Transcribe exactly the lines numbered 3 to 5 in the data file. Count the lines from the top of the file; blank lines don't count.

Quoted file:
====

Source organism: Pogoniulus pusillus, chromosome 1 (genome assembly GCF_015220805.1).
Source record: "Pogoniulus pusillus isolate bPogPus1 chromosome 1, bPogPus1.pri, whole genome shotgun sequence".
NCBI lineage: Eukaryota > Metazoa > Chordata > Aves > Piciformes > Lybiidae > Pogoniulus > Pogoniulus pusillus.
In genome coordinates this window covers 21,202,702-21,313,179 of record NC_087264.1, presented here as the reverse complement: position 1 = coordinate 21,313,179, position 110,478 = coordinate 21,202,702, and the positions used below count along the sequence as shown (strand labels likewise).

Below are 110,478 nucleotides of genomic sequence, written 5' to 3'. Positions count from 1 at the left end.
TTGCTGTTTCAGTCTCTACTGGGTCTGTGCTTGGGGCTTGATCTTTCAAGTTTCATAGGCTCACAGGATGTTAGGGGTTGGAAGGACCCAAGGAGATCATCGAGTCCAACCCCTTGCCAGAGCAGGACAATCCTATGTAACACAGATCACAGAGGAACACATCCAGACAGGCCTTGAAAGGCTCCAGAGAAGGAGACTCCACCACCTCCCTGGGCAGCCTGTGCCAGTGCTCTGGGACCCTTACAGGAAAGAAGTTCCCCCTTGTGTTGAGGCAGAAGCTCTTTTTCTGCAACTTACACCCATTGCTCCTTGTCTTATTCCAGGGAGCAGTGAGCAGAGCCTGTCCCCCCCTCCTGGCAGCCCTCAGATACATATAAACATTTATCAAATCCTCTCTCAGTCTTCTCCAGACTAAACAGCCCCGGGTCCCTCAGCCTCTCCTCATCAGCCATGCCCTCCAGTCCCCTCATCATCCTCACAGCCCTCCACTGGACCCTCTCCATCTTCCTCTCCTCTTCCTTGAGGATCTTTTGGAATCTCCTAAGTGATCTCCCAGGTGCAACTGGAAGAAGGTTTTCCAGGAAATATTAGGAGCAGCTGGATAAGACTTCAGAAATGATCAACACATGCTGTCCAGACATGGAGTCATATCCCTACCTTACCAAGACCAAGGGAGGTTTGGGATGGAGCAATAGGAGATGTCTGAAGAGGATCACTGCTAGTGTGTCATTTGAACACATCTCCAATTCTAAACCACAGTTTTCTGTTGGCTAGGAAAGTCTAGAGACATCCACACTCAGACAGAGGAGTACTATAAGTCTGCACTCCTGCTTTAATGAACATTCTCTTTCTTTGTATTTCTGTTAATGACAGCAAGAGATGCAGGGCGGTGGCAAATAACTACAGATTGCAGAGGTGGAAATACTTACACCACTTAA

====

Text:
NCBI lineage: Eukaryota > Metazoa > Chordata > Aves > Piciformes > Lybiidae > Pogoniulus > Pogoniulus pusillus.
In genome coordinates this window covers 21,202,702-21,313,179 of record NC_087264.1, presented here as the reverse complement: position 1 = coordinate 21,313,179, position 110,478 = coordinate 21,202,702, and the positions used below count along the sequence as shown (strand labels likewise).

Below are 110,478 nucleotides of genomic sequence, written 5' to 3'. Positions count from 1 at the left end.